Reported place of vaccination was analyzed by age group (18-49 years, 50-64 years, and ≥65 years) and divided into settings that were medical (doctor's office or health maintenance organization, health department, another type of clinic or health center, and hospital or emergency department) or nonmedical (senior, recreation, or community center; workplace; store; school; and some other kind of place). In addition to age group, medical or nonmedical setting was analyzed by sex, race/ethnicity, education, history of certain chronic conditions (i.e., asthma, diabetes, or cardiovascular disease) that increase the risk for influenza complications, health insurance status, time since last routine checkup, existence of a personal doctor, and cost as a barrier to seeing a doctor in the past 12 months. Tests of association between medical/nonmedical settings and other variables were conducted using chi-square tests with statistical significance at p<0.05.
Overall, a doctor's office was the most common place of vaccination (39.8%), followed by a store (18.4%), and workplace (17.4%) (Table 1). Among vaccinated adults aged 18-49 years, 32.2% were vaccinated at a doctor's office, 25.7% at a workplace, and 14.5% at a store. Similarly, adults aged 50-64 years most often reported vaccination at a doctor's office (38.8%), workplace (21.1%), or store (18.0%). Among adults aged ≥65 years, a greater percentage were vaccinated at a doctor's office (51.5%), and the second most common setting (24.3%) was a store. Overall, respondents with high-risk conditions were more likely to receive their vaccinations in a medical setting (69.4%) than those without these conditions (54.1%) (Table 2). Additionally, respondents with high-risk conditions were more likely to receive their vaccinations in a doctor's office than those without these conditions (49.1% versus 35.7%).
By type of setting, a greater percentage of respondents overall were vaccinated in medical settings (58.6%) than nonmedical settings (41.4%) (Table 2). The percentage of non-Hispanic whites receiving their influenza vaccination in a nonmedical setting (43.6%) was greater than the percentage of non-Hispanic blacks (28.7%) overall and in all age groups: 18-49 years (49.8% versus 31.9%), 50-64 years (45.9% versus 29.7%), and ≥65 years (34.1% versus 19.7%). The percentage of non-Hispanic whites (43.6%) receiving their influenza vaccination in a nonmedical setting also was greater than the percentage of Hispanics (34.3%) overall and among those aged 18-49 years (49.8% versus 35.1%), and 50-64 years (45.9 versus 32.0%). Among those aged ≥65 years, a greater percentage of Hispanics (33.9%) were vaccinated in nonmedical settings than non-Hispanic blacks (19.7%).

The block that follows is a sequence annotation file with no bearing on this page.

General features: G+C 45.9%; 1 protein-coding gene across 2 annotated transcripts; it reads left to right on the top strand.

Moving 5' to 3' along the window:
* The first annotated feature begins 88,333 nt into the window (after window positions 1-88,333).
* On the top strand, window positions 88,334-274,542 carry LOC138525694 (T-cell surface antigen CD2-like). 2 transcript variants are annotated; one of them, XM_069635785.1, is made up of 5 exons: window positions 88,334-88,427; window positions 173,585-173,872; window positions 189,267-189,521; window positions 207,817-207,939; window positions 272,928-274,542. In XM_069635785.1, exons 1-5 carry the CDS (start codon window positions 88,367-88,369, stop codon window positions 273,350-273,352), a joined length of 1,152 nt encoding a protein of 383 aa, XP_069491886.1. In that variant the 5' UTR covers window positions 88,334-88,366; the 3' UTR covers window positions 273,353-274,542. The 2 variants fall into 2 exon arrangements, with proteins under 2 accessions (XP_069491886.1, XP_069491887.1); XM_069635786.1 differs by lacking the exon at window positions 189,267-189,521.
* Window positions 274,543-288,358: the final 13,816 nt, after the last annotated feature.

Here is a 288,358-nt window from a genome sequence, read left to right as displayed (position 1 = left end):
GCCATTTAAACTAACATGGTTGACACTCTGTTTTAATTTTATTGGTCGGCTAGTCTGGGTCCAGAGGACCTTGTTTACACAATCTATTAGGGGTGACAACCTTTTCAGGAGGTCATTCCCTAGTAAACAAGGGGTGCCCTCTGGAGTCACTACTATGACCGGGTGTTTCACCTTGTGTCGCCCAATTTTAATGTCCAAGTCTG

Overall, the percentage of persons vaccinated in nonmedical settings increased with education level: 27.5% for those with less than a high school education, 35.9% for high school graduates, and 46.7% for those who had attended college (Table 2). Overall, a greater proportion of persons whose last doctor visit for a routine checkup was ≥1 year ago (53.5%) received their vaccination in a nonmedical setting than those whose last doctor visit for a routine checkup was <1 year ago (38.8%); similar differences were observed across all age groups. Among adults overall and persons aged 50-64 years, vaccination in a nonmedical setting was significantly more common among those who reported not having a personal doctor than among those with a personal doctor: 48.5% versus 40.7% overall, and 53.4% versus 43.1% in the 50-64 age group (Table 2).
Reported by: Erin D. Kennedy, DVM, Tammy A. Santibanez, PhD, Leah N. Bryan, MPH, Pascale M. Wortley, MD, Gary L. Euler, DrPH, James A. Singleton, MS, Carolyn B. Bridges, MD, Cindy W. Weinbaum, MD, Immunization Svcs Div, National Center for Immunization and Respiratory Diseases; Lisa M. Koonin, MN, Influenza Coordination Unit, Office of Infectious Diseases, CDC. Corresponding contributor: Erin D. Kennedy, email@example.com, 404-718-8733.